New Heart Failure Guidelines: What Pharmacists Need to Know
This article highlights the latest evidence from both the AHA/ACC and ESC guidelines, which were both published this past weekend.
It was a busy weekend in the world of heart failure (HF), as both the American College of Cardiology/American Heart Association (ACC/AHA) and the European Society of Cardiology (ESC) published updated guidelines on May 20, 2016.
The ACC/AHA guidelines is a focused update on 2 new drug therapies for patients with HF and a reduced ejection fraction,1 while the ESC guideline is a much more comprehensive overview of the management of both acute and chronic HF.2
1. Entresto Receives Class I Recommendation Over ACE Inhibitors and ARBs1,2
The combination of sacubitril/valsartan (Entresto), an angiotensin-receptor/neprilysin inhibitor
(ARNI), has demonstrated superior reductions in both mortality and HF-related hospitalization compared with the angiotensin-converting enzyme (ACE) inhibitor enalapril. These data are quite striking, as ACE inhibitors have been the cornerstone of drug therapy for HF for over 2 decades.
In light of these positive data, the ACC/AHA guidelines recommend the use of Entresto in patients with chronic symptomatic HF with a reduced ejection fraction (NYHA class II or III) who tolerate an ACE inhibitor or an angiotensin receptor blocker (ARB) in order to further reduce morbidity and mortality (Class I, level of evidence B).
The ESC guidelines provide a softer endorsement for ARNI therapy, recommending it should only be used in patients who remain symptomatic despite optimal treatment with either an ACE inhibitor or ARB in combination with a beta-blocker and a mineralocorticoid receptor antagonist (eg, spironolactone) (Class I, level of evidence B).
While the mortality and morbidity reductions with ANRI therapy are impressive, the drug does have potential limitations:
- Rates of symptomatic hypotension are higher than with ACE inhibitor monotherapy. Patients need close blood pressure monitoring when starting or titrating ARNI therapy.
- The number of patients of African descent was very small in the pivotal clinical trial. Therefore, the benefits in this group of patients are not known.
- Long-term safety data are lacking, and there are theoretical toxicities associated with long-term inhibition of neprilysin. For instance, neprilysin affects the degradation of beta-amyloid peptide in the brain, which could theoretically accelerate amyloid deposition (eg, Alzheimer's disease). However, a recent, small, 14-day study with healthy subjects showed elevation of the beta-amyloid protein in the soluble rather than the aggregable form, which, if confirmed over longer time periods in patients with HF, may indicate the cerebral safety of Entresto.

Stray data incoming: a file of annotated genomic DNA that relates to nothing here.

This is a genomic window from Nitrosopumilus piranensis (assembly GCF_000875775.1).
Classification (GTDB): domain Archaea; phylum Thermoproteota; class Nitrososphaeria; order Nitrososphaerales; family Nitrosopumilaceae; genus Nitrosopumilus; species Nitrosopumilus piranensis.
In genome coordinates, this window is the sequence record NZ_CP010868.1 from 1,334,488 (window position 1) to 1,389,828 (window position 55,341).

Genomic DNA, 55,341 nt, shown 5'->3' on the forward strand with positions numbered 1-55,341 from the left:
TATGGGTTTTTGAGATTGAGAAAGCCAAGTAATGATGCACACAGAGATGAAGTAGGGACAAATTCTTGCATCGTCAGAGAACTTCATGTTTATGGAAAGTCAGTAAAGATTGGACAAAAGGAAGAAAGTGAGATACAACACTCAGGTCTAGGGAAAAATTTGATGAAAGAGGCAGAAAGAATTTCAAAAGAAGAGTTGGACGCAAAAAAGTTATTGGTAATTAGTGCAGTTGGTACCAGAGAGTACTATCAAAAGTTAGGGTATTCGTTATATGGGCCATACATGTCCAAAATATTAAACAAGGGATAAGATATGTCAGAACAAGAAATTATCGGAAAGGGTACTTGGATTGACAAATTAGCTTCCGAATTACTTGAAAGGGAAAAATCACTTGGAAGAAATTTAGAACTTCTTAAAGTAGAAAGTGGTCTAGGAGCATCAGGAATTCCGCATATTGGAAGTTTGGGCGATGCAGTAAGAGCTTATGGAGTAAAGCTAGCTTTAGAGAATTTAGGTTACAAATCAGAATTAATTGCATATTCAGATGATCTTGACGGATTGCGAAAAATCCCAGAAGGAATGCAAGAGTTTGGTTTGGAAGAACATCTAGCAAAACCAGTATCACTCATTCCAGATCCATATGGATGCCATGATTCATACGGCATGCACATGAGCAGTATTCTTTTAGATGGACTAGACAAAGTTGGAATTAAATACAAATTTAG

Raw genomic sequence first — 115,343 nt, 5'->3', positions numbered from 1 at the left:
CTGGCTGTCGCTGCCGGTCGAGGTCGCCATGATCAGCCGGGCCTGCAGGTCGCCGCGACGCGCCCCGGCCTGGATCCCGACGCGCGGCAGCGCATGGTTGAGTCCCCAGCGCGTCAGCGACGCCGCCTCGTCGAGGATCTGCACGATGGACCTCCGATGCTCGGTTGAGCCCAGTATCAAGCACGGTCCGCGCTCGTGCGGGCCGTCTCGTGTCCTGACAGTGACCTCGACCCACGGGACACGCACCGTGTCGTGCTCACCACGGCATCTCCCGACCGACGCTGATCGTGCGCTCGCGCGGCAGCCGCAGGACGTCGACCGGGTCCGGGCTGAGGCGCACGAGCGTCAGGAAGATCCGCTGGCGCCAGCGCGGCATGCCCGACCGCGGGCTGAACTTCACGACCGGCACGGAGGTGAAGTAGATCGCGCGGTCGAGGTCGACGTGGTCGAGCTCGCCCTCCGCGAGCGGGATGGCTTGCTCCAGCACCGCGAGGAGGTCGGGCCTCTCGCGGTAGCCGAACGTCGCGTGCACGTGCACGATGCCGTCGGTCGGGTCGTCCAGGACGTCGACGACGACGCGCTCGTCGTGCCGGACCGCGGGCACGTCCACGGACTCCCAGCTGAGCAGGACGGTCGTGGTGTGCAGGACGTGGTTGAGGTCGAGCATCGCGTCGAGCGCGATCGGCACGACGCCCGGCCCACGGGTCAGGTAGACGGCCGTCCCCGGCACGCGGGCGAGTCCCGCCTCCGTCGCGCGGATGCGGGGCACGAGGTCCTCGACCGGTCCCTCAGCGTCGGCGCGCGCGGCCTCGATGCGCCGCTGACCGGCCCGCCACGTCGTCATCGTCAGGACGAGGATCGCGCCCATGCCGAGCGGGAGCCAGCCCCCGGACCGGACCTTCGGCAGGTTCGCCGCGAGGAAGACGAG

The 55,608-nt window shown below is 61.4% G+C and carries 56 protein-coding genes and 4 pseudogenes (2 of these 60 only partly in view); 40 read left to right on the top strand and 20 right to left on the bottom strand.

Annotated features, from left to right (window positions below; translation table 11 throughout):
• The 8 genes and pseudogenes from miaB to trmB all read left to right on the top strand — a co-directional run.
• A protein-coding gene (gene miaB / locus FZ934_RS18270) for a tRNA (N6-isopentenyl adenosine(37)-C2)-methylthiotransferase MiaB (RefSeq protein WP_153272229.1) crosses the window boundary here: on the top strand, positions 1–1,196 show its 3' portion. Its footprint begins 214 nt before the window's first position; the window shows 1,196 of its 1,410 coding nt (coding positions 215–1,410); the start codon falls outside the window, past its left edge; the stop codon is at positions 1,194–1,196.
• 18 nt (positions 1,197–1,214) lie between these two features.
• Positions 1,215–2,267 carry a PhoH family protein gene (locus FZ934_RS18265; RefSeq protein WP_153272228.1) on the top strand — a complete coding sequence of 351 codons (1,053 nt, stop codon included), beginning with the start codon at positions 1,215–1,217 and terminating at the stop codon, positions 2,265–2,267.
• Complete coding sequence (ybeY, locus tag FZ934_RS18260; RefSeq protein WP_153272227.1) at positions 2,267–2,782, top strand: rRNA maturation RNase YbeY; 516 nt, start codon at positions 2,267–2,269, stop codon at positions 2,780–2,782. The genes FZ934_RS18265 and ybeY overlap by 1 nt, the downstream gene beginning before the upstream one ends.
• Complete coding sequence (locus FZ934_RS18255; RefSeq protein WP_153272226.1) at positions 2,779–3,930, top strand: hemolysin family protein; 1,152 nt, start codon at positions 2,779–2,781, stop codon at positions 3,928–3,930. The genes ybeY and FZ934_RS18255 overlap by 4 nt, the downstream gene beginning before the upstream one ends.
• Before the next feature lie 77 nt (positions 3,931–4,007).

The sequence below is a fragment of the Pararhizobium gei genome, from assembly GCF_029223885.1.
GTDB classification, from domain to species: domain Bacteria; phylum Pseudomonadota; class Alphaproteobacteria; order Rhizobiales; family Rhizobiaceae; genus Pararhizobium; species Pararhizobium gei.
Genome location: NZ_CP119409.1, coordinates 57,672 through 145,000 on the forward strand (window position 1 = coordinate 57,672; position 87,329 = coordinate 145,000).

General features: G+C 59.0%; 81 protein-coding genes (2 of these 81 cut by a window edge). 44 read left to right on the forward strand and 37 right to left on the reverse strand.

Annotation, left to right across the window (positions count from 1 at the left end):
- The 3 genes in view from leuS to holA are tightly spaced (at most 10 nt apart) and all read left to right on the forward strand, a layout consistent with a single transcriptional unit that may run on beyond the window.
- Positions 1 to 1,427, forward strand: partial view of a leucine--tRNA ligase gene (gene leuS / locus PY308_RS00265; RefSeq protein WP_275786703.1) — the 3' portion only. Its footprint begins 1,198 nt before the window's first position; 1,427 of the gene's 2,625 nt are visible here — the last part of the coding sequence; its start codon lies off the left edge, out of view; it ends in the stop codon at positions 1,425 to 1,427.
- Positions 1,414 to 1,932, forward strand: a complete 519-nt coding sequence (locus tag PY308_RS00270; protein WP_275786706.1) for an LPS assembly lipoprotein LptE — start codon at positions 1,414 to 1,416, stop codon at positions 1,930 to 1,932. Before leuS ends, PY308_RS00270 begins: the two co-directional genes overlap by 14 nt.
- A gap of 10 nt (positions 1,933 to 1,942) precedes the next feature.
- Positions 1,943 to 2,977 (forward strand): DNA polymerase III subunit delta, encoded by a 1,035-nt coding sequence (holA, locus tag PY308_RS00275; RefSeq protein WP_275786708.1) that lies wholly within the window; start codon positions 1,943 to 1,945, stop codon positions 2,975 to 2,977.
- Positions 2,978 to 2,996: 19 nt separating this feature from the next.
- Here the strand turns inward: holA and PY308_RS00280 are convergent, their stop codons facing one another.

- Entresto cannot be combined with an ACE inhibitor, and a 36-hour washout period is required between these 2 therapies to minimize the potential for life-threatening angioedema. This represents a huge opportunity for pharmacists to intervene and help prevent a potentially catastrophic medication error.
- All patients in the clinical trials were able to tolerate high doses of ACE inhibitor therapy so caution and close monitoring is needed when starting Entresto in patients who have not previously been on either an ACE inhibitor or an ARB.
- Patients with severe HF (eg, NYHA class 4) were not well-represented in the clinical trial with Entresto, so its use in these patients cannot be endorsed at this time.
- The cost of this medication is significantly higher than generic ACE inhibitor therapy. Therefore, pharmacists should make sure that patients who are prescribed this therapy are able to afford the medication. Novartis offers several patient assistance programs that can be accessed through its website.
Even with these limitations in mind, I believe Entresto represents the future of HF drug therapy. I would personally recommend this therapy as the preferred vasodilator therapy for patients with either class II or class III symptoms, especially in those already taking ACE inhibitor or ARB therapy.